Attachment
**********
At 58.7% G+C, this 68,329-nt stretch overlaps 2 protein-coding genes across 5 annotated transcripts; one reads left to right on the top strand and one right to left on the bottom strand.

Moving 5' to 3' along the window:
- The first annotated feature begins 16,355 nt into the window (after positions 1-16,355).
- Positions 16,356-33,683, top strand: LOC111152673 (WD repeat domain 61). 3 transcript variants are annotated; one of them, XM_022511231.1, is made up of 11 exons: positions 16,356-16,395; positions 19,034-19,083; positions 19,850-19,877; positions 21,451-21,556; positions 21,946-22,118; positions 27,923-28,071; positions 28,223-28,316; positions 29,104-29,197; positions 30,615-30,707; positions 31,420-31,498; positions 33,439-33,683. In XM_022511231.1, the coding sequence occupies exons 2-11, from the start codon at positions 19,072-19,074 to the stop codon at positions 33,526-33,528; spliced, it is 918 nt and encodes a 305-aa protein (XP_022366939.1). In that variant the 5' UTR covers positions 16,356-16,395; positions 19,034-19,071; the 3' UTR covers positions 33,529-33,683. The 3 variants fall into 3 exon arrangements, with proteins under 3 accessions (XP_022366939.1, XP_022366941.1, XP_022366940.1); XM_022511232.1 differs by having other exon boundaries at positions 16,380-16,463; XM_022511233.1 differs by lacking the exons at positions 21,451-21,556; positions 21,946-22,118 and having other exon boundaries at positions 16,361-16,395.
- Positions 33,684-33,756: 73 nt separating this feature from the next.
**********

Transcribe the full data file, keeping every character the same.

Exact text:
At 58.7% G+C, this 68,329-nt stretch overlaps 2 protein-coding genes across 5 annotated transcripts; one reads left to right on the top strand and one right to left on the bottom strand.

Moving 5' to 3' along the window:
- The first annotated feature begins 16,355 nt into the window (after positions 1-16,355).
- Positions 16,356-33,683, top strand: LOC111152673 (WD repeat domain 61). 3 transcript variants are annotated; one of them, XM_022511231.1, is made up of 11 exons: positions 16,356-16,395; positions 19,034-19,083; positions 19,850-19,877; positions 21,451-21,556; positions 21,946-22,118; positions 27,923-28,071; positions 28,223-28,316; positions 29,104-29,197; positions 30,615-30,707; positions 31,420-31,498; positions 33,439-33,683. In XM_022511231.1, the coding sequence occupies exons 2-11, from the start codon at positions 19,072-19,074 to the stop codon at positions 33,526-33,528; spliced, it is 918 nt and encodes a 305-aa protein (XP_022366939.1). In that variant the 5' UTR covers positions 16,356-16,395; positions 19,034-19,071; the 3' UTR covers positions 33,529-33,683. The 3 variants fall into 3 exon arrangements, with proteins under 3 accessions (XP_022366939.1, XP_022366941.1, XP_022366940.1); XM_022511232.1 differs by having other exon boundaries at positions 16,380-16,463; XM_022511233.1 differs by lacking the exons at positions 21,451-21,556; positions 21,946-22,118 and having other exon boundaries at positions 16,361-16,395.
- Positions 33,684-33,756: 73 nt separating this feature from the next.